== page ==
Using File Coordination to Access Files and Directories

When accessing files and directories in a container, iCloud apps are required to use file coordination to do so. File coordination uses file coordinator and file presenter objects to serialize access to files and directories in order to preserve data integrity. File presenters monitor a file and are notified whenever another thread or process takes action on it. All actions on a file must happen through a file coordinator, which coordinates those actions with any interested file presenters. For example, when moving a file from one location to another, the file coordinator notifies any interested file presenters of the new location. And when writing to a file, the file coordinator delays the write operation until all file presenters indicate that it is safe to do so.

Apps that use document objects (UIDocument in iOS and NSDocument in OS X) get file coordination for free. Document objects implement the presenter (NSFilePresenter) protocol and use its methods to manage the underlying file or file package. When reading or writing the file contents, document objects also use file coordinators (instances of the NSFileCoordinator class) automatically. If you are not using document objects to access files, you must handle the file coordination yourself. For more information about how to support file coordination in your own objects, see The Role of File Coordinators and Presenters in File System Programming Guide.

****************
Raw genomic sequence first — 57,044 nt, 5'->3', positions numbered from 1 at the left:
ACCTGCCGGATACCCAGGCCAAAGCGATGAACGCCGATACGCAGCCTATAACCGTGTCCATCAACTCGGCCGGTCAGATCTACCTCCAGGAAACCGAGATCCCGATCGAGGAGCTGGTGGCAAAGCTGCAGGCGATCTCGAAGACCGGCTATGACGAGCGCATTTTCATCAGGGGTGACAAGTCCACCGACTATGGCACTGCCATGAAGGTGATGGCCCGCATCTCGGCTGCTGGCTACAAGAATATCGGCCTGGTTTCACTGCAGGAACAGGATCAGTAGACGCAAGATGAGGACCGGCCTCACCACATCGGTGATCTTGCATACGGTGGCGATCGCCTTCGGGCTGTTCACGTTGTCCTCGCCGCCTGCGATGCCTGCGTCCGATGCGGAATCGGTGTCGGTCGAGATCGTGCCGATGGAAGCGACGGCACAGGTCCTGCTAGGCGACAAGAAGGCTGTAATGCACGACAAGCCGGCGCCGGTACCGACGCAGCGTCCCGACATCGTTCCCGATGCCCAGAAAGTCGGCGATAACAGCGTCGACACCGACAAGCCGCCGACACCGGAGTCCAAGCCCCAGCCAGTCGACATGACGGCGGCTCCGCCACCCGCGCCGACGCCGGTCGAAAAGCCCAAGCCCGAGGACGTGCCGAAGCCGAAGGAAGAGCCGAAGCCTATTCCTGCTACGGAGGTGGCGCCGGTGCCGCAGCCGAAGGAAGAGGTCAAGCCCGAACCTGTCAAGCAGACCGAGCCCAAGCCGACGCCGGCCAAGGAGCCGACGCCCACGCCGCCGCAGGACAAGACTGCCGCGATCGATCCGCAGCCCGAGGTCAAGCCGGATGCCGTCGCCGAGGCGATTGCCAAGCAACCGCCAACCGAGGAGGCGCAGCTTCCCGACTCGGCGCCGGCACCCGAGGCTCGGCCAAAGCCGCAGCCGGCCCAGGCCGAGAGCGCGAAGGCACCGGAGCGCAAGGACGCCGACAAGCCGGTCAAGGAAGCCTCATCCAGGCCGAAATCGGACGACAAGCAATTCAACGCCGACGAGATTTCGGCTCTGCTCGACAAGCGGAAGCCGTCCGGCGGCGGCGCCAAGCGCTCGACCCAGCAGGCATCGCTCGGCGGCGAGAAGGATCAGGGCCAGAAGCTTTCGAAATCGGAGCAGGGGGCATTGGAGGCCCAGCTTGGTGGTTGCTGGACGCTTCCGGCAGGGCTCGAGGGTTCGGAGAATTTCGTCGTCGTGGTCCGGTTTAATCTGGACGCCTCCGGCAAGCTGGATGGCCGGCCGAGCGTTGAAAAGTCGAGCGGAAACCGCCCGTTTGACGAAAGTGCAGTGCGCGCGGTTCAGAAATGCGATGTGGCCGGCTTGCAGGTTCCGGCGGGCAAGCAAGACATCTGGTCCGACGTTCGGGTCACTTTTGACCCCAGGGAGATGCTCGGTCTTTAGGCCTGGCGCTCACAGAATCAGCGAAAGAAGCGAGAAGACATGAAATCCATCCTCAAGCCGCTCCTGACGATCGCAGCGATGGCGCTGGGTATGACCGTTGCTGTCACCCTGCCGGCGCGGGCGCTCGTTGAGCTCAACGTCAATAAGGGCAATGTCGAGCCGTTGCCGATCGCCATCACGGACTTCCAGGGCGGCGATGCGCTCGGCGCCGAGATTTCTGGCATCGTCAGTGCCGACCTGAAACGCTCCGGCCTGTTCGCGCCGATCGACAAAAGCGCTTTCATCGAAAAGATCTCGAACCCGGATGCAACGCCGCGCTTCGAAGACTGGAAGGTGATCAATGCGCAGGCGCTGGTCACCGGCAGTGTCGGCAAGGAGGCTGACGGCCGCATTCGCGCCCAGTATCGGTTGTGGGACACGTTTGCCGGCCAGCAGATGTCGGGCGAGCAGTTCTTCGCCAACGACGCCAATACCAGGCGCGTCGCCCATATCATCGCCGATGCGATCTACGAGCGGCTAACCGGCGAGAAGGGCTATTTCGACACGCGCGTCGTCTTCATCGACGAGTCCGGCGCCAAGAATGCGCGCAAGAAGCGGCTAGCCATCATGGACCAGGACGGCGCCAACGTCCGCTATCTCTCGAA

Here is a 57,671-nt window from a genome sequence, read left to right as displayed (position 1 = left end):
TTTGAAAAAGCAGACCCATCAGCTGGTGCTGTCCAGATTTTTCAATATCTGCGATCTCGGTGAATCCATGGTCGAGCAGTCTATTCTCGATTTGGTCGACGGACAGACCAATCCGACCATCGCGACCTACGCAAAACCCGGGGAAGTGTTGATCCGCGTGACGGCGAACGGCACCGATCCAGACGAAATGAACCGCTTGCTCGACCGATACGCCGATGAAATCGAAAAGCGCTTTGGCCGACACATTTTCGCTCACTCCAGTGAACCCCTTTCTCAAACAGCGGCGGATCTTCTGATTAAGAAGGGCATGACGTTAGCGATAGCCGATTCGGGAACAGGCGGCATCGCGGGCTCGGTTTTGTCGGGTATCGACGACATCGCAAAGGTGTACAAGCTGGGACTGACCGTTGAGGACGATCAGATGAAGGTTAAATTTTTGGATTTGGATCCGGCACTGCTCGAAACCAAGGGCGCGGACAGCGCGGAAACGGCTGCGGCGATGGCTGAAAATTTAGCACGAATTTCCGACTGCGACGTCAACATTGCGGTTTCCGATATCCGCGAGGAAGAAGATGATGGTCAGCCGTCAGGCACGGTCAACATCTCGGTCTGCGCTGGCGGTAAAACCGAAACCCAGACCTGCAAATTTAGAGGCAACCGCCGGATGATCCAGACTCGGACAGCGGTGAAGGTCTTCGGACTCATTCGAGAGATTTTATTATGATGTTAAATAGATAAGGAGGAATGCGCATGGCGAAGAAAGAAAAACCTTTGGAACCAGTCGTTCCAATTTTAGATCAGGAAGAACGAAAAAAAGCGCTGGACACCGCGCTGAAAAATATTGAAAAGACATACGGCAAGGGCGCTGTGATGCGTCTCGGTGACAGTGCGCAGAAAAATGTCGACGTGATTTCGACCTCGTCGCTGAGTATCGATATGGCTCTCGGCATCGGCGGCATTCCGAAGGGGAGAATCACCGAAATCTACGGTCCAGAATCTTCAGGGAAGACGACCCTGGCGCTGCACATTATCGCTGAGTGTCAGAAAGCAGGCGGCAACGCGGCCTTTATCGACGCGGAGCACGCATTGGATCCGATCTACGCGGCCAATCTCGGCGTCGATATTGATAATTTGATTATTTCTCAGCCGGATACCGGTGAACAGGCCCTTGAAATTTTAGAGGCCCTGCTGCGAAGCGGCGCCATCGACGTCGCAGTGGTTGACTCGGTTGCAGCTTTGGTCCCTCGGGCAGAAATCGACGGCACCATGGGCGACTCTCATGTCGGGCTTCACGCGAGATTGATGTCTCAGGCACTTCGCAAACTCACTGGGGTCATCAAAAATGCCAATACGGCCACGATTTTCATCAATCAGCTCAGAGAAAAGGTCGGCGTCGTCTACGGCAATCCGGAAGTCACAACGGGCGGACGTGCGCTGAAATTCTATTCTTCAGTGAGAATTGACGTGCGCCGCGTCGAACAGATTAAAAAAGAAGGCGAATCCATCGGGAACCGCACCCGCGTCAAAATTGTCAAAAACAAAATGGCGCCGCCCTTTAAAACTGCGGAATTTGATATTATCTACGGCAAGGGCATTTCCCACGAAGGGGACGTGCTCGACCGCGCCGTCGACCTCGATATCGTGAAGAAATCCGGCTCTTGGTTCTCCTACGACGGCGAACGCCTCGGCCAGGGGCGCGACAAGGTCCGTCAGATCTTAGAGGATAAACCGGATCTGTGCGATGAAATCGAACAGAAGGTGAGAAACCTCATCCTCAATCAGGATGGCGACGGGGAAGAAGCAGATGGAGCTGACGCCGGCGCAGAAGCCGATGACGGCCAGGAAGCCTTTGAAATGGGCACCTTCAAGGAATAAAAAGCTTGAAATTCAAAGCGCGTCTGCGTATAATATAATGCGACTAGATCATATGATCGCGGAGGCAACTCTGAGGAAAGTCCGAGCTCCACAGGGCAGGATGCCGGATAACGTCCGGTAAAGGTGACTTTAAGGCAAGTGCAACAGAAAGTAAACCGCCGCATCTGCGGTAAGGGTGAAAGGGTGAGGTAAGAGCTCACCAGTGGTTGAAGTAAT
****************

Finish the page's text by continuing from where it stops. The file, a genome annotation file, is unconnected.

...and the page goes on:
Transferring Data to and from iCloud

The first time your app adds a document’s on-disk representation to an iCloud (ubiquity) container, the system transfers the entire file or file package to the iCloud server, as shown in Figure 3-2. The first step is to send the document’s metadata, which includes information such as the document name, modification date, file size, and file type. This metadata transfer takes place quickly. The second step is to send the document’s data. Sending the document metadata first lets iCloud know quickly that a new document exists. The iCloud server propagates new and changed metadata quickly to all other available devices attached to the same iCloud account. This lets the devices know that a new document is available.

Figure 3-2  Transferring a file to iCloud the first time